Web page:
|Large class of semi-servile peasants populated Chinese countryside. They didn't own land but provided agricultural, military and labor services for their lords in exchange for plots to cultivate, security,and a portion of the harvest.
|mostly enemy warriors captured in battles between the many competing states of ancient China
|Reason for pronounced influence of the Chinese family. Early agricultural people tended the graves and memories of their deceased ancestors.
|Veneration of Ancestors
|Elderly males who headed the household had most authority. Chinese men had public authority, but women were important too. Two queens had, they had temples built in their memories.
|Oracle bones were main instruments used by Chinese fortune tellers. Diviners used special broad bones(shoulder blades of sheep or turtle shells), they inscribed a question on the bone and then heated it by placing it in the fire
|Several writings of the Zhou dynasty won recognition as works of high authority, and they exercised deep influence because they served as textbooks in Chinese schools.
|Most notable of the classic works, also known as the Book of Poetry and the Book of Odes, a collection of verses on themes both light and serious.
|The Book of Songs
|Most Zhou writings have perished. Ones written on bamboo and silk fabrics have deteriorated, others destroyed by people.
|Destruction of Early Chinese Literature
|Chinese cultivators met nomadic people who built pastoral societies in the grassy steppe lands of central Asia.
|Nomads did little farming, instead, they focused on herding their animals to places with food and water. Herds provided food, tools(bone tools) and clothing. Nomads served as links to agricultural societies between east and west.
|Chang Jiang "Long River". 3,915 miles long, doesn't bring floods like the Yellow River. Intensive cultivation of rice depended on the construction and maintenance of an elaborate irrigation system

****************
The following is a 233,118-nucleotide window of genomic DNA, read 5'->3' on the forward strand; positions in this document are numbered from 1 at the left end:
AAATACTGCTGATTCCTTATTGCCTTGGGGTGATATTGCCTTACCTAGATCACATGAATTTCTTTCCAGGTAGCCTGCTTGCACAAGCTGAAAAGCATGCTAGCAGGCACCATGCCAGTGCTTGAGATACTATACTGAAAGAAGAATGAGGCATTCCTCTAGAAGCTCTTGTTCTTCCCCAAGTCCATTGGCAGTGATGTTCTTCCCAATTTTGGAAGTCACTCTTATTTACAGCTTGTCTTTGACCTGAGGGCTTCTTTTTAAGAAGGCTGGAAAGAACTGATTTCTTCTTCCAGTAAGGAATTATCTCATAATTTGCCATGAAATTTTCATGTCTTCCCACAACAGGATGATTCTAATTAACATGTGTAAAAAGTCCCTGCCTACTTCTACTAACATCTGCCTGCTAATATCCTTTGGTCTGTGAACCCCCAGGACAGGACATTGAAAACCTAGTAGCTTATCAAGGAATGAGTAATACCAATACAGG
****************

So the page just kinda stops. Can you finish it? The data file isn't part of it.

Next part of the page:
|The Yangzi Valley
|During the late Zhou dynasty, the powerful state of Chu(central region of the Yangzi), governed its affairs and challenged the Zhou for supremacy.
|The State of Chu
|Period of the Warring States
|what is a dynasty?
|a line of hereditary rulers of a country.
|where was the Yellow River valley located?
|around the north china plain
|what was allowed for these societies to start?
|What were the politics of early societies in East Asia?
|Small groups controlled a small territory, and some of these groups expanded their control over other territories to create dynasty control.
|What was an advantage that the early Chinese societies had over Mesopotamian societies?
|The area in where they started their civilization had typical rainfall, which allowed for early cultivators to avoid creating a complex irrigation system
|How did a new successor for a dynasty get selected?
|They look for the first born legitimate son of the current ruler.
|What does legitimate mean?
|In family matters, it refers to a child given birth to by a mother and their spouse. In politics, it means that something abides by the rules,
|What does conspicuous mean?
|Attracts attention, stands out from the rest
|What is the Mandate of Heaven?
|an ancient Chinese belief that says that heaven is the deciding power that gives rule to an emperor as long as they can rule well and fairly
|legendary emperor from 24th century B.C.E. from Golden Age of antiquity.
|legendary ruler, 200-2100 B.C.E. -famous for control on floods
|Book of Changes
|manual intructing diviners in art of foretelling future
|Book of History
|collection of documents,justified Zhou state, called for subjects to obey their overlords
|legendary dynasty, 2205-1766 B.C.E
|dynasty 1766-1122 B.C.E.bronze work
|dynasty 1122-221 B.C.E. great intellectual achievements
|feudal state of Zhou period
|individual who writes and copies documents